WRITTEN BY ALLISON WAY, SENIOR COPYWRITER & CHIEF EDITOR
Last week, Reuters reported that U.S. employment growth has accelerated this past month, resulting in a significant drop in the jobless rate. This drop has led the U.S. to a near three-year low of 8.5% and is a strong piece of evidence that the economy is picking up its momentum.
But with every piece of good news comes a piece of not-so-good news. In the Reuters report last week, both were sporadically incorporated. So we'll ask you that ever-popular question: what do you want first--the good news or the bad news?
THE GOOD NEWS
- The unemployment rate fell from a revised 8.7% in November to its lowest level since February 2009
- The dollar rose to a near 16-month high against the euro
- The economy added 1.6 million jobs last year (the most since 2006)
- The jobless rate has dropped .6% in the last four months (from its highest peak at 10% in October 2009)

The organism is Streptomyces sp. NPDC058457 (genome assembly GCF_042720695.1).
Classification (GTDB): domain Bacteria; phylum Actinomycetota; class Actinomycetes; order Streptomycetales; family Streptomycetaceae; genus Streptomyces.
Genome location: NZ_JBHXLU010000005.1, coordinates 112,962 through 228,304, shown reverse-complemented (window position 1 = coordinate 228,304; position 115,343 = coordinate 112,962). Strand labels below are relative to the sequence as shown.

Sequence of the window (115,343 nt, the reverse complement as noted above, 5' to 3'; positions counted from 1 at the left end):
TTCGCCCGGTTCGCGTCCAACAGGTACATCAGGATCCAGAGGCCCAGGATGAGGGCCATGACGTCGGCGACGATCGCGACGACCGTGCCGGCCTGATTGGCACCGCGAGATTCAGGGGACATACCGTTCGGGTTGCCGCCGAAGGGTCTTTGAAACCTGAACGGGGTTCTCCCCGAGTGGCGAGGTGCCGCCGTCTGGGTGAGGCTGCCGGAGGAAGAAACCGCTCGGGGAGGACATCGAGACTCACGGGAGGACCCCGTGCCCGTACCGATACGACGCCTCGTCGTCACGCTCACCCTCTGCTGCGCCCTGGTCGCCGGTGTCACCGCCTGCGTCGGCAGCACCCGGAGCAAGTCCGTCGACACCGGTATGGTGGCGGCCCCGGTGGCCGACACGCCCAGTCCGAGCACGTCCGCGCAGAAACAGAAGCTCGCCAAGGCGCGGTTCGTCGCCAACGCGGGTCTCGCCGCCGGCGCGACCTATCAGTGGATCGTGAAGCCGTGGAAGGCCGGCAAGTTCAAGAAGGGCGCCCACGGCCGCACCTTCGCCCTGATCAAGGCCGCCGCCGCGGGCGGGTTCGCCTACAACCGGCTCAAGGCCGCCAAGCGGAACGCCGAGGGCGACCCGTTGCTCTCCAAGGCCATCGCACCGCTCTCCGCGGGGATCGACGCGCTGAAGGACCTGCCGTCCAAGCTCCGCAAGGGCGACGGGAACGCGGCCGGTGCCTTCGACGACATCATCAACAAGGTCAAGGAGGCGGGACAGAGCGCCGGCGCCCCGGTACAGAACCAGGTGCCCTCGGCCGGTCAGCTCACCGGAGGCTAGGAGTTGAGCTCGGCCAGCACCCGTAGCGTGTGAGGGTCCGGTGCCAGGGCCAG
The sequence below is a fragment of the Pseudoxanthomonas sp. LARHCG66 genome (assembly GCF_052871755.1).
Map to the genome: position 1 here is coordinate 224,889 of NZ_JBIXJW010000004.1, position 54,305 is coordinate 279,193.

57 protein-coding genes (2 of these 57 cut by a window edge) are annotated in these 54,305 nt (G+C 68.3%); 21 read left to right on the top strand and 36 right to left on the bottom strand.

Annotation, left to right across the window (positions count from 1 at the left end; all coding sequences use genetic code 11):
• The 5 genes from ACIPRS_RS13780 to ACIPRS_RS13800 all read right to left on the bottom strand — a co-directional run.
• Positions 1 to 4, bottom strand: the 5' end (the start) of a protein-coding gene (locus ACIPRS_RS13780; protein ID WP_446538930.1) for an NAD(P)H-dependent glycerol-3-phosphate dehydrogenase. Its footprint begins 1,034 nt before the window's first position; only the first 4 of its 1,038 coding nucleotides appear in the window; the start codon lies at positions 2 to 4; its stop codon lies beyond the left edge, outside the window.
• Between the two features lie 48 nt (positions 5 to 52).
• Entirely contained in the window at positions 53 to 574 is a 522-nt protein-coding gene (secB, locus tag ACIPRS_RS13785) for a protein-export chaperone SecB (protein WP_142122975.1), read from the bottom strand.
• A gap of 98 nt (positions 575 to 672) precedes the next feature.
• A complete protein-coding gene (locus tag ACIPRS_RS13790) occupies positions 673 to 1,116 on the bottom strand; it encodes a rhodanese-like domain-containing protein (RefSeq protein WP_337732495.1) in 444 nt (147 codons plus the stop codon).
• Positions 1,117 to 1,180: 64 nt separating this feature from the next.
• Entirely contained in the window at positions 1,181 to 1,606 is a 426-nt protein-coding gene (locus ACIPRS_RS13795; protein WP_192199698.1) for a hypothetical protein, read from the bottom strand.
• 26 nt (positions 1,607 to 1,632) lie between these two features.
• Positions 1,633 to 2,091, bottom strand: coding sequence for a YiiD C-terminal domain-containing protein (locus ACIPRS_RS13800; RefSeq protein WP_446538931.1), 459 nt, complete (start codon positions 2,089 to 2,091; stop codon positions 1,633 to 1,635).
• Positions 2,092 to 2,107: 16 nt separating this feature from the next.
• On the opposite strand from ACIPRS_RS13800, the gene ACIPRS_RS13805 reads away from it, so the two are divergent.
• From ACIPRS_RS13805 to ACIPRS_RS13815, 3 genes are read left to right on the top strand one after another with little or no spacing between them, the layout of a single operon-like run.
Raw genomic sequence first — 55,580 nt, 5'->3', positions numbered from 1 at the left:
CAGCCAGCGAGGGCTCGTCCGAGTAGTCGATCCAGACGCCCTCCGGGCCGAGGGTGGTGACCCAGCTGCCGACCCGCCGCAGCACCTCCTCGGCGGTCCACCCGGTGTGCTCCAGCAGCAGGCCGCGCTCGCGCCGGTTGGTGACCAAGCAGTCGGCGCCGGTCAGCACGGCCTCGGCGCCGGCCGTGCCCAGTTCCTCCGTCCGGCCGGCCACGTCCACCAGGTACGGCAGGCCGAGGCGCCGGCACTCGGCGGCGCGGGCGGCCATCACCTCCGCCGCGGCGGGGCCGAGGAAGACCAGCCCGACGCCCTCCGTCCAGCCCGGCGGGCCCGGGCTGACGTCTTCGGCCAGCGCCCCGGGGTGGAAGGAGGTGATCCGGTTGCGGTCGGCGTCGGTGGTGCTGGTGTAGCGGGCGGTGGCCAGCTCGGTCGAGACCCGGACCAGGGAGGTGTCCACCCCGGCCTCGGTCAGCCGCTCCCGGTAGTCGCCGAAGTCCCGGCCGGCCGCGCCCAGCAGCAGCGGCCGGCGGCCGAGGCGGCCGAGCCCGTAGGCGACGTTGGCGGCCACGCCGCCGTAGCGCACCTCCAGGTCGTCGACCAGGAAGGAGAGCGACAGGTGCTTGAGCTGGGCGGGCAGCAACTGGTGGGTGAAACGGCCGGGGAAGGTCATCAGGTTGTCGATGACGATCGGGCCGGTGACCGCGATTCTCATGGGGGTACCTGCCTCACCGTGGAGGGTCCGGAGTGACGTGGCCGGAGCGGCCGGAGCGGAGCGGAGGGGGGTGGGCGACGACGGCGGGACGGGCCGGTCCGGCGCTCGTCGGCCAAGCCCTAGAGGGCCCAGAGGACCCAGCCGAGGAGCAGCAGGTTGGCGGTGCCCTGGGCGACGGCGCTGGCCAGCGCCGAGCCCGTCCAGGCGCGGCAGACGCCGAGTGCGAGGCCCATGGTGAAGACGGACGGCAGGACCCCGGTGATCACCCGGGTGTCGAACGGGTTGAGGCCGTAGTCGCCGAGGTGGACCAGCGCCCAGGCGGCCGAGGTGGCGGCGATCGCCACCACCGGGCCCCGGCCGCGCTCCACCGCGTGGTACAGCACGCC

- Private sector added 1.9 million jobs in 2011
- Hourly earnings rose four cents
THE BAD NEWS
- Employment remains approximately 6.1 million below its pre-recession level
- It will take 2 and a half years to win those jobs back
- There are 4.3 unemployed people for every job opening
- 23.7 million Americans are either out of work or underemployed
- Government employment fell 280,000 in 2011
Industries have been recovering from the recession at drastically different speeds. The construction industry, for instance has seen payroll increases as mild weather has boosted groundbreaking for new homes. Transportation, warehousing, manufacturing and factory employment jumped significantly in 2011. Retail and temporary hiring, however, have experienced slowed payroll growth.
What does all of this mean? "The labor market is healing," says Diane Swonk, chief economist at Mesirow Financial. "...but we still have a long way to go to recoup the losses we have endured. We may be close to a tipping point where gains can become more self-feeding."
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